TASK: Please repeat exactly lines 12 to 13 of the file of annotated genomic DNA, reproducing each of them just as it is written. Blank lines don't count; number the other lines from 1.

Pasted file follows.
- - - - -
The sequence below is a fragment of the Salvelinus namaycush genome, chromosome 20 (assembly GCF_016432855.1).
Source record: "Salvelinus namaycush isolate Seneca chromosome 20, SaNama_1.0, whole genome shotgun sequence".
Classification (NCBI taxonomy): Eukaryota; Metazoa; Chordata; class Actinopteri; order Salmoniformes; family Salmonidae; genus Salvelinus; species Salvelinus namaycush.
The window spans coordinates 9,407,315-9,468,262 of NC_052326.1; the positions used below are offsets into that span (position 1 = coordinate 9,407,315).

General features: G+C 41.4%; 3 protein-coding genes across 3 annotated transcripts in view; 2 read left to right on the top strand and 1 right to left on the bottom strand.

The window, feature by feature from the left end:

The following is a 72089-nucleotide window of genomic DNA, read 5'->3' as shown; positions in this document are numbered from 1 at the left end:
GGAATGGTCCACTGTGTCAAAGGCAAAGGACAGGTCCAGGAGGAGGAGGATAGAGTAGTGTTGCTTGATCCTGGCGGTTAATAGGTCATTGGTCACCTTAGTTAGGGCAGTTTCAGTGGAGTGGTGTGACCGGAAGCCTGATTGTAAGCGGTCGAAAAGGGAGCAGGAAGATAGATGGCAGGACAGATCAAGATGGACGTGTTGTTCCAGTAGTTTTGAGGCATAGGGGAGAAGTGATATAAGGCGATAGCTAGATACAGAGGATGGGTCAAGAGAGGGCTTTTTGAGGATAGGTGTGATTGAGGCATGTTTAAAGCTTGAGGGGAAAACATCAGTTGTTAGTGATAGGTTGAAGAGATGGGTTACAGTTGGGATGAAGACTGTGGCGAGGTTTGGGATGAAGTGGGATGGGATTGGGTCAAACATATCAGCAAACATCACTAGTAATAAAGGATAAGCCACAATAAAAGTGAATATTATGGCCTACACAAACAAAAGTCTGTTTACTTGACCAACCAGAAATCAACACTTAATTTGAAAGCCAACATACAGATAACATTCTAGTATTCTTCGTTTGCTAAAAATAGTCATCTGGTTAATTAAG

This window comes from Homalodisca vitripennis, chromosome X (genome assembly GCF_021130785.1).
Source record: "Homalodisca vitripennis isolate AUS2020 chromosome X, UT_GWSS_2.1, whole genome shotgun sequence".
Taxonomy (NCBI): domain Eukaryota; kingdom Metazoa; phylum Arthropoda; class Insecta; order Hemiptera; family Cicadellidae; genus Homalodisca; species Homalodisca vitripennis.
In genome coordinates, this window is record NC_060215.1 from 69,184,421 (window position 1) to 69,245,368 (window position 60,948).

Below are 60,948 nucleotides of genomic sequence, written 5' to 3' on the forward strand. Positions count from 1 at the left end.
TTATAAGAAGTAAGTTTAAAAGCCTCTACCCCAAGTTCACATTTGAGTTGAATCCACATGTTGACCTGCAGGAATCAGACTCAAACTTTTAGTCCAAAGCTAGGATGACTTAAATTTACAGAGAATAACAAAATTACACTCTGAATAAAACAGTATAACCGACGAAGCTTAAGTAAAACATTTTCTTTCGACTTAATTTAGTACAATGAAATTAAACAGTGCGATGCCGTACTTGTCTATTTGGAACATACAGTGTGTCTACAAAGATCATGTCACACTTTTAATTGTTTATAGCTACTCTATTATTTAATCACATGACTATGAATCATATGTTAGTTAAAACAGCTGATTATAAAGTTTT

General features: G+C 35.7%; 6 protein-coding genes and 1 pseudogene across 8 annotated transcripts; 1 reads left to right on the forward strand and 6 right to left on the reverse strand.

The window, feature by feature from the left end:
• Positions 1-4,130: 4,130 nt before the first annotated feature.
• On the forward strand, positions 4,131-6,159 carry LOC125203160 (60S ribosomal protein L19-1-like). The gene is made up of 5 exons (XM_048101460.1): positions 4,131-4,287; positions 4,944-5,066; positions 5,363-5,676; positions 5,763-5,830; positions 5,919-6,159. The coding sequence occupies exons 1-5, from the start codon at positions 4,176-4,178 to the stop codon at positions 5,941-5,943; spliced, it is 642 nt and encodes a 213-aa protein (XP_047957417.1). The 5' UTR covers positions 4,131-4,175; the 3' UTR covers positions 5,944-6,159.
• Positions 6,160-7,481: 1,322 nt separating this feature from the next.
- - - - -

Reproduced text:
In genome coordinates, this window is record NC_060215.1 from 69,184,421 (window position 1) to 69,245,368 (window position 60,948).

Below are 60,948 nucleotides of genomic sequence, written 5' to 3' on the forward strand. Positions count from 1 at the left end.